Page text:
More tremendous than any of the cases above narrated is that of Arras, where numbers of all classes suffered. So transparent were the secret but real motives of the chief agitators, that even the unbounded credulity of the public could penetrate the thin disguise. The affair commenced with the accusation of a woman of Douai, called Demiselle (une femme de folle vie). Put to the torture repeatedly, this wretched woman was forced to confess she had frequented a meeting of sorcerers where several persons were seen and recognised; amongst others Jehan Levite, a painter at Arras. The chronicler of the fifteenth century relates the diabolical catastrophe thus: 'A terrible and melancholy transaction took place this year (1459) in the town of Arras, the capital of the county of Artois, which said transaction was called, I know not why, Vaudoisie: but it was said that certain men and women transported themselves whither they pleased from the places where they were seen, by virtue of a compact with the devil. Suddenly they were carried to forests and deserts, where they found assembled great numbers of both sexes, and with them a devil in the form of a man, whose face they never saw. This devil read to them, or repeated his laws and commandments in what way they were to worship and serve him: then each person kissed his back, and he gave to them after this ceremony some little money. He then regaled them with great plenty of meats and wines, when the lights were extinguished, and each man selected a female for amorous dalliance; and suddenly they were transported back to the places they had come from. For such criminal and mad acts many of the principal persons of the town were imprisoned; and others of the lower ranks, with women, and such as were known to be of this sect, were so terribly tormented, that some confessed matters to have happened as has been related. They likewise confessed to have seen and known many persons of rank, prelates, nobles, and governors of districts, as having been present at these meetings; such, indeed, as, upon the rumour of common fame, their judges and examiners named, and, as it were, put into their mouths: so that through the pains of the torments they accused many, and declared they had seen them at these meetings. Such as had been thus accused were instantly arrested, and so long and grievously tormented that they were forced to confess just whatever their judges pleased, when those of the lower rank were inhumanly burnt. Some of the richer and more powerful ransomed themselves from this disgrace by dint of money; while others of the highest orders were remonstrated with, and seduced by their examiners into confession under a promise that if they would confess, they should not suffer either in person or property. Others, again, suffered the severest torments with the utmost patience and fortitude. The judges received very large sums of money from such as were able to pay them: others fled the country, or completely proved their innocence of the charges made against them, and remained unmolested. It must not be concealed (proceeds Monstrelet) that many persons of worth knew that these charges had been raked up by a set of wicked persons to harass and disgrace some of the principal inhabitants of Arras, whom they hated with the bitterest rancour, and from avarice were eager to possess themselves of their fortunes. They at first maliciously arrested some persons deserving of punishment for their crimes, whom they had so severely tormented, holding out promises of pardon, that they forced them to accuse whomsoever they were pleased to name. This matter was considered [it must have been an exceedingly ill-devised plot to provoke suspicion and even indignation in such a matter] by all men of sense and virtue as most abominable: and it was thought that those who had thus destroyed and disgraced so many persons of worth would put their souls in imminent danger at the last day.'8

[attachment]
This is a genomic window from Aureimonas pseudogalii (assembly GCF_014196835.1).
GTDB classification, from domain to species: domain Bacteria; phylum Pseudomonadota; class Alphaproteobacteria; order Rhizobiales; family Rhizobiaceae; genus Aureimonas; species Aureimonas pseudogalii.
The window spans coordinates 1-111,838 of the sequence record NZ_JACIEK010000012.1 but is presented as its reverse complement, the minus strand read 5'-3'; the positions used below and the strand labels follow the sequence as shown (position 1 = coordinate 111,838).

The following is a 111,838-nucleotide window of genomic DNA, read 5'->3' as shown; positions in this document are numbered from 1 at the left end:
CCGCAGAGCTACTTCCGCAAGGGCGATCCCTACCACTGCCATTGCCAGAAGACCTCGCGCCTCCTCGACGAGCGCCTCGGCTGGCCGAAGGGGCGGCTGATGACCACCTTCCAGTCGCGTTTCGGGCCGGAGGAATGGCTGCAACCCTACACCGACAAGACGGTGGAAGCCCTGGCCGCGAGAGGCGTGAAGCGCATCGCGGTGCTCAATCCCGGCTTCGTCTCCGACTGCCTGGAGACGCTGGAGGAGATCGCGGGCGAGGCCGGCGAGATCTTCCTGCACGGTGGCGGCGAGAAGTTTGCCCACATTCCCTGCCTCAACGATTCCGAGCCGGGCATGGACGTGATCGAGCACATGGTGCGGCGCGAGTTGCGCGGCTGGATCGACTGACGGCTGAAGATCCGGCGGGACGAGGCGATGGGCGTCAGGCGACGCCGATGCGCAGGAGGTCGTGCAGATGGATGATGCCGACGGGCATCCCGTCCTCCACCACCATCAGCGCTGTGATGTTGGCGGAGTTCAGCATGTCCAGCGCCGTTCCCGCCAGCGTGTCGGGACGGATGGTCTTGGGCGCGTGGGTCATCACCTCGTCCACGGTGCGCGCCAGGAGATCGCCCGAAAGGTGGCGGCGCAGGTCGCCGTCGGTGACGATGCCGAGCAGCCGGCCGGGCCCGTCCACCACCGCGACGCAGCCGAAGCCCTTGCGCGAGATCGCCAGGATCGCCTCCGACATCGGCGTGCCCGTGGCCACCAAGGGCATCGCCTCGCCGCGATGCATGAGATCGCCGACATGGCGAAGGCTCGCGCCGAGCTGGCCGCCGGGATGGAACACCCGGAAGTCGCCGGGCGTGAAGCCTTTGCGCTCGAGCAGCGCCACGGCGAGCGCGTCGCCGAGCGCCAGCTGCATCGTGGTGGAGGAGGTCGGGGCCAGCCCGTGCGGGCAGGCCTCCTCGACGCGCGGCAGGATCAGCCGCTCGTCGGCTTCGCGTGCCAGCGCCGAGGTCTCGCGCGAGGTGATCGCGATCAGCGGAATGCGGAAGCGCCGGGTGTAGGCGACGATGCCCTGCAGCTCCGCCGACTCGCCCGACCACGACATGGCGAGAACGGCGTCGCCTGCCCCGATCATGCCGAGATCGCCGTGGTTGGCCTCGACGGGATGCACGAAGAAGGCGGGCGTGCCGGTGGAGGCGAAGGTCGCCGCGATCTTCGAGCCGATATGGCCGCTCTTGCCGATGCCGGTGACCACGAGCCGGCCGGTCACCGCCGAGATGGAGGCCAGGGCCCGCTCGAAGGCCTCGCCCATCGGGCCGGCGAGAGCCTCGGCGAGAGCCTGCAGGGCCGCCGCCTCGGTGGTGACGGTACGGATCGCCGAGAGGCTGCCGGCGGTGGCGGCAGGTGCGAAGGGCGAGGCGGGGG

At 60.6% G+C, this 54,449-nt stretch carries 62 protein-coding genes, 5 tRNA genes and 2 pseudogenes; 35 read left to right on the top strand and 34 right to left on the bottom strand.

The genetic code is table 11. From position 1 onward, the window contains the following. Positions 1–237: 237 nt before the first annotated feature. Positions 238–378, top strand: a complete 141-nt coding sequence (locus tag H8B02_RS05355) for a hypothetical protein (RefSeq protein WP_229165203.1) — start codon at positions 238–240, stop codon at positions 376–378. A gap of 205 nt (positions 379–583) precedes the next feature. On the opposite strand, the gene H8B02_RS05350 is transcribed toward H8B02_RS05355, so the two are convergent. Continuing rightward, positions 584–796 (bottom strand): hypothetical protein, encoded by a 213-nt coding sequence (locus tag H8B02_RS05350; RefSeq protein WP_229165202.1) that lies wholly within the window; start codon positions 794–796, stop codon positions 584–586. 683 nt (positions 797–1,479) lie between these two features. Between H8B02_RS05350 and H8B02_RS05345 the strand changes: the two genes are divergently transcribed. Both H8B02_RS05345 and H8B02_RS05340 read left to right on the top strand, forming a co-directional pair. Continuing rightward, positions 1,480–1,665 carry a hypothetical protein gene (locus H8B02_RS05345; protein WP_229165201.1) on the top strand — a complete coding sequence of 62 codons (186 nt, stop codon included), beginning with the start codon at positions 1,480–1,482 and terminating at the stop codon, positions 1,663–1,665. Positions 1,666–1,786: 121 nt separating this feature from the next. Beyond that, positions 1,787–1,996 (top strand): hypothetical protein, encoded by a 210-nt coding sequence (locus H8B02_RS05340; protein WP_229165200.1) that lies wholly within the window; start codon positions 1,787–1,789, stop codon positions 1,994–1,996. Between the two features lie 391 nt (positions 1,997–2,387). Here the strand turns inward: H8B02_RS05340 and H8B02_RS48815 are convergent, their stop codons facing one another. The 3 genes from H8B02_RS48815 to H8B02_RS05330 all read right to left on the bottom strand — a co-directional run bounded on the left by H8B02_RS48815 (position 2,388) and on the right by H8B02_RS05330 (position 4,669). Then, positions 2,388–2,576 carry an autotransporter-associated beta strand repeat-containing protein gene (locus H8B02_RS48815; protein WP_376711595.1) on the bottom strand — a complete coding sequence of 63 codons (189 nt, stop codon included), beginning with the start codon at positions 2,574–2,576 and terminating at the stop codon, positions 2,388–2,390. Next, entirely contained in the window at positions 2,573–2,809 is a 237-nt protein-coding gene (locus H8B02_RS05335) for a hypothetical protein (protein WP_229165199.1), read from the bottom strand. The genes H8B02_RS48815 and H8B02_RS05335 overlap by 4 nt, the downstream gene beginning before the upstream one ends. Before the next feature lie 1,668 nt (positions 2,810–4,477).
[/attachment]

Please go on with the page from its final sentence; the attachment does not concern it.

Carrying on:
Meanwhile the inquisitor, Jacques Dubois, doctor in theology, dean of N˘tre Dame at Arras, ordered the arrest of Levite the artist, and made him confess he had attended the 'Vauldine;' that he had seen there many people, men and women, burghers, ecclesiastics, whose names were specified. The bishops' vicars, overwhelmed by the number and quality of the involved, began to dread the consequence, and wished to stop the proceedings. But this did not satisfy the projects of two of the most active promoters, Jacques Dubois and the Bishop of Bayrut, who urged the Comte d'Estampes to use his authority with the vicars to proceed energetically against the prisoners. Soon afterwards the matter was brought to a crisis; the fate of the tortured convicts was decided, and amidst thousands of spectators from all parts, they were brought out, each with a mitre on his head, on which was painted the devil in the form in which he appeared at the general assemblies, and burned.